NSData) objects pass through the object graph, callbacks within each individual transform operate on that data, then pass it on to the transform’s output, which may be connected to the input of another transform object, and so on.
The transform API also provides a file reader transform (based on
NSInputStream objects) that can be chained to the input of other transforms.
Using the built-in transforms, the Security Transforms API allows you to read files, perform symmetric encryption and decryption, perform asymmetric signing and verifying, and perform Base64 encoding. The Security Transforms API also provides support for creating custom transforms that perform other operations on data. For example, you might create a transform that byte swaps data prior to encrypting it or a transform that encodes the resulting encrypted data for transport.
For more information, read Security Transforms Programming Guide and Security Transforms Reference.
CDSA is an Open Source security architecture adopted as a technical standard by the Open Group. Apple has developed its own Open Source implementation of CDSA, available as part of Darwin at Apple’s Open Source site. This API provides a wide array of security services, including fine-grained access permissions, authentication of users’ identities, encryption, and secure data storage.
Although CDSA has its own standard programming interface, it is complex and does not follow standard Apple programming conventions. For this reason, the CDSA API is deprecated as of OS X version 10.7 (Lion) and is not available in iOS. Fortunately, OS X and iOS include their own higher-level security APIs that abstract away much of that complexity.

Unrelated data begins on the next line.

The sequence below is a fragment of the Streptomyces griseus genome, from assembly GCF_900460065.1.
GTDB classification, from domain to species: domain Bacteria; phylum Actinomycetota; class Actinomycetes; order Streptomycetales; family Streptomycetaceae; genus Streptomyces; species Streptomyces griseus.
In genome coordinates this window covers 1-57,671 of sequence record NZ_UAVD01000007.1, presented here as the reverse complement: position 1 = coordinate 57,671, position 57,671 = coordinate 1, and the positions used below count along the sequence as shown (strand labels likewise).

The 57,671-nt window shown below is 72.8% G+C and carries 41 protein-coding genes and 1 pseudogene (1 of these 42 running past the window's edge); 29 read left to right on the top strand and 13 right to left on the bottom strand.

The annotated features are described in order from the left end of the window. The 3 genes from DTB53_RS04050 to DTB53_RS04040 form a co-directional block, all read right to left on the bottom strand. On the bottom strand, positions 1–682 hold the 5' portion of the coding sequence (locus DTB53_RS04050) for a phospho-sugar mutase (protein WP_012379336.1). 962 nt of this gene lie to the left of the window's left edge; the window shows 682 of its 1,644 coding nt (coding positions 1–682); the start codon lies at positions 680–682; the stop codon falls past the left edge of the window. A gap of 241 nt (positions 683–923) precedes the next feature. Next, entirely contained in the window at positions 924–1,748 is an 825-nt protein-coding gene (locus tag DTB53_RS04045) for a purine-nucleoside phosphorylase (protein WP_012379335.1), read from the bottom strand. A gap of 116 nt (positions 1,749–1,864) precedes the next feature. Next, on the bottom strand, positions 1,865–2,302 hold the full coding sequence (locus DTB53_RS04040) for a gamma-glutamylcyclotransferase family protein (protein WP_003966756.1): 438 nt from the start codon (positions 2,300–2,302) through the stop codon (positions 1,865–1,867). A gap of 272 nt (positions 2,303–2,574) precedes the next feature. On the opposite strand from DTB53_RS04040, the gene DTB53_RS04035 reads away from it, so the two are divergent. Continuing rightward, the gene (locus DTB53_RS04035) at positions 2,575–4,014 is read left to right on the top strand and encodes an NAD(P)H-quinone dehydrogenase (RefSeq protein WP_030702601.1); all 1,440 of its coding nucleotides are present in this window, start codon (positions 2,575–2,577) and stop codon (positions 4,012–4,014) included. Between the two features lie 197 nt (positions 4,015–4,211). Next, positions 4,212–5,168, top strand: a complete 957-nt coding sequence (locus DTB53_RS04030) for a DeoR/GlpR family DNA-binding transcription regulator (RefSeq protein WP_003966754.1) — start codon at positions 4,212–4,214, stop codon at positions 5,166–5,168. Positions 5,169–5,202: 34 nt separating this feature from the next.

Where possible, you should use one of the following instead of using CDSA directly:
The Security Objective-C API for authentication (in OS X). See “Security Objective-C API” in Security Overview for details.
The Security Transforms API for symmetric encryption and decryption, asymmetric signing and verifying, and other supported tasks in OS X v10.7 and later. See “Security Transforms” for details.
The Certificate, Key, and Trust Services API for general encryption, key management, and other tasks. See “Encryption in iOS” for details.
If these APIs do not meet your needs, you can still use CDSA in OS X, but please file bugs at http://bugreport.apple.com/ to request the additional functionality that you need. For more information, read “CDSA Overview.”
Although OpenSSL is commonly used in the open source community, OpenSSL does not provide a stable API from version to version. For this reason, although OS X provides OpenSSL libraries, the OpenSSL libraries in OS X are deprecated, and OpenSSL has never been provided as part of iOS. Use of the OS X OpenSSL libraries by apps is strongly discouraged.
If your app depends on OpenSSL, you should compile OpenSSL yourself and statically link a known version of OpenSSL into your app. This use of OpenSSL is possible on both OS X and iOS. However, unless you are trying to maintain source compatibility with an existing open source project, you should generally use a different API.
Common Crypto and Security Transforms are the recommended alternatives for general encryption. CFNetwork and Secure Transport are the recommended alternatives for secure communications.
Encryption in iOS
In iOS, in addition to providing support functions for encoding and decoding keys, the Certificate, Key, and Trust Services API also provides basic encryption, decryption, signing, and verifying of blocks of data using the following
SecKeyEncrypt—encrypts a block of data using the specified key.
SecKeyDecrypt—decrypts a block of data using the specified key.
SecKeyRawSign—signs a block of data using the specified key.
SecKeyRawVerify—verifies a signature against a block of data and a specified key.
You can find examples of how to use these functions in “Certificate, Key, and Trust Services Tasks for iOS” in Certificate, Key, and Trust Services Programming Guide.
For detailed reference content, read Certificate, Key, and Trust Services Reference.